The Case for Grassfed Beef

Anyone that knows me would say I was lying if I said I preferred a grassfed beef over a highly marbled and properly aged grain finished beef. That said, as I get a bit older, I am starting to re-evaluate my diet.

Our family are diehard hunters and we process and primarily eat our own wild game. As we have been learning the meat processing business I have researched and tried grassfed beef raised locally in Wyoming and Eastern Idaho. I have to say, I think I am hooked. The purpose of this blog is introduce the idea of purchasing and processing a local grassfed beef and the associated health and sustainability benefits.



Cattle production in the U.S. typically includes three (3) phases: cow-calf, stocker and finishing. Almost all cattle spend the first two (2) phases on pasture, eating mostly grass. In the conventional finishing phase, cattle are brought to feedlots (also known as animal feeding operations, or AFOs) at 9-15 months of age and fed a diet primarily composed of corn and other grains. After gaining weight quickly, these grain-fed cattle are slaughtered at 16-20 months. An estimated 97% of the cattle slaughtered for meat are fed grains. There is a certain amount of “default” grassfed beef produced in the conventional system, as animals slaughtered at the cow-calf or stocker phase (for example, cull cows or bulls) may have spent their entire lives on pasture, eating

mostly grass. Since these animals do not go through a proper finishing phase, their meat is usually lower-quality and is used to make ground beef or cheap beef cuts. It is usually sold through conventional channels without a grassfed label. The clearest distinction between grassfed and conventional beef occurs at the finishing stage. Grassfed cattle remain on pastures and are finished on a diet of predominantly

grass or other forages. They grow more slowly and are typically slaughtered at 20-28 months of age. Meat from these animals is usually sold with a grassfed label approved

by the United States Department of Agriculture (USDA) and sold into niche grassfed beef markets for a premium. However, the USDA’s allowance of partial grassfed claims

(e.g., “50% grassfed”) and the absence of a requirement for on-farm inspection for grassfed claims mean that not all beef sold with a grassfed label necessarily follows these production standards. Some cattle are kept on pasture through the finishing phase, but their diet is supplemented with grains; these animals are “pasture-raised” but not 100% grassfed. A striking development in recent years has been the emergence of “grass feedlots,” where cattle are fed grass (often in the form of grass pellets) in confinement. Without mandatory inspection, there is concern that grain byproducts could also be used in these production methods to produce beef labeled as grassfed. There are also other production claims that may or may not overlap with a grassfed approach, such as “natural,” “vegetarian fed,” “no artificial hormones,” “antibiotic-free” and “USDA Organic.” This has created a confusing landscape for consumers. The differences matter.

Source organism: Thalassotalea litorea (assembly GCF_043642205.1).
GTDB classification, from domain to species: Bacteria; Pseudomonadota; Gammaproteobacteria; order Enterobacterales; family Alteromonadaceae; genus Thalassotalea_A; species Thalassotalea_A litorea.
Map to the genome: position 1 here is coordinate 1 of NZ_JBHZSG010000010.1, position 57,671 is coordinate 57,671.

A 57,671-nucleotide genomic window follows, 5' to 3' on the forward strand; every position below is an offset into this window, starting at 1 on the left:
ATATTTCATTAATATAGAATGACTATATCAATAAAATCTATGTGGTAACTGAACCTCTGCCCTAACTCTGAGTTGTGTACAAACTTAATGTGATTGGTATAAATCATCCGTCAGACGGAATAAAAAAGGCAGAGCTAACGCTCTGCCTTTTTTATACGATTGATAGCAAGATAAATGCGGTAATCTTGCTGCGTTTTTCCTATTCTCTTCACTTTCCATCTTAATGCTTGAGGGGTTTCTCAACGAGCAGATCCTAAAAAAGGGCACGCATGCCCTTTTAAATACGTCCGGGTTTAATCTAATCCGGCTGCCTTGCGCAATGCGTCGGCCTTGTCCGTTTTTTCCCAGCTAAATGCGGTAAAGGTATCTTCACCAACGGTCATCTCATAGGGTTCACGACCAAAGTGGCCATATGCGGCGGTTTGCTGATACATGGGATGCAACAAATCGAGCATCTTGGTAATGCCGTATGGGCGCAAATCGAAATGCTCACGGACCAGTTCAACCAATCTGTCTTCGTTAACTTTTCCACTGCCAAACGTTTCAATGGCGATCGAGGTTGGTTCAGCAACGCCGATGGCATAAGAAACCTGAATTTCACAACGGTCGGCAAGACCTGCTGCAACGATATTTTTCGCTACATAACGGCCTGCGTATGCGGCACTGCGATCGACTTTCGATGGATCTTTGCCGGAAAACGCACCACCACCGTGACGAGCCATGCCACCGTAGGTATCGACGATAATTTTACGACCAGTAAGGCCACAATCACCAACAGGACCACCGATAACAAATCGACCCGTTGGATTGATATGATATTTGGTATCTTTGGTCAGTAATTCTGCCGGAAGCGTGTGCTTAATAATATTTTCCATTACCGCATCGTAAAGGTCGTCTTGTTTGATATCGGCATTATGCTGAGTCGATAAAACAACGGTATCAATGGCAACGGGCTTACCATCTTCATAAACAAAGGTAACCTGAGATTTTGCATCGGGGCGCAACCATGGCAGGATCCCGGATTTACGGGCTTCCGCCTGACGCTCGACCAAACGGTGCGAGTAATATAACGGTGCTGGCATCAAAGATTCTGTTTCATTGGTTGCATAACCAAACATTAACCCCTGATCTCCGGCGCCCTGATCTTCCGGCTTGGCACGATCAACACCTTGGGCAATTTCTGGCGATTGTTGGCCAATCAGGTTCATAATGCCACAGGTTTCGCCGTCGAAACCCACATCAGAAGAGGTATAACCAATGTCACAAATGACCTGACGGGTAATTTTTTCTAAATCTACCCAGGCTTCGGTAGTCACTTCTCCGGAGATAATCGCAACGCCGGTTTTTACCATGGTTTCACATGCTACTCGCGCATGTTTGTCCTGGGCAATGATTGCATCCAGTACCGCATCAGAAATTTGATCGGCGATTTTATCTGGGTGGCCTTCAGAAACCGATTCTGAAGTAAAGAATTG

There is a growing body of scientific research pointing to the benefits of grassfed beef over conventional beef. These benefits are most evident in “purer” grassfed systems, especially those using regenerative grazing methods. The benefits include:

Human Health: Grassfed beef is more healthful for people because of its significantly better omega-6 to omega-3 fatty acid ratio, higher concentration of conjugated linoleic acids (CLAs), higher levels of antioxidants and lower risk of E. coli infection and antibiotic-resistant bacteria.

Animal Welfare: Cattle are healthier and require little drug treatment when they are not confined, have constant access to pasture and eat a predominantly grass diet.

Environmental Protection: The concentration of manure in and around feedlots can pollute air and water, whereas well-managed grazing systems can regenerate grasslands, build soil and protect watersheds.

Climate Change Mitigation: Intensive grain farming and feedlot cattle production are major sources of greenhouse gases, whereas grasslands managed with regenerative grazing can sequester carbon and act as net carbon sinks, offsetting methane emitted by cattle.

Better Taste and Flavor: Grassfed cattle of the right breed, produced to high standards, result in beef that is tender, well-marbled and, in the opinion of many connoisseurs, better-tasting than grain-fed beef.



Lucky for us we live out west and have access to true grassfed beef! We work with many local ranchers and growers that are looking for new outlets for their grassfed beef. If you are interested, just let us know and we will help you learn how to raise your own grassfed beef, or find a quality animal to harvest….and of course help with the processing and packaging to your highest standards. We will even put a fancy grassfed sticker on the labeling for you, if you wish!

Thank you,

Grant Williams

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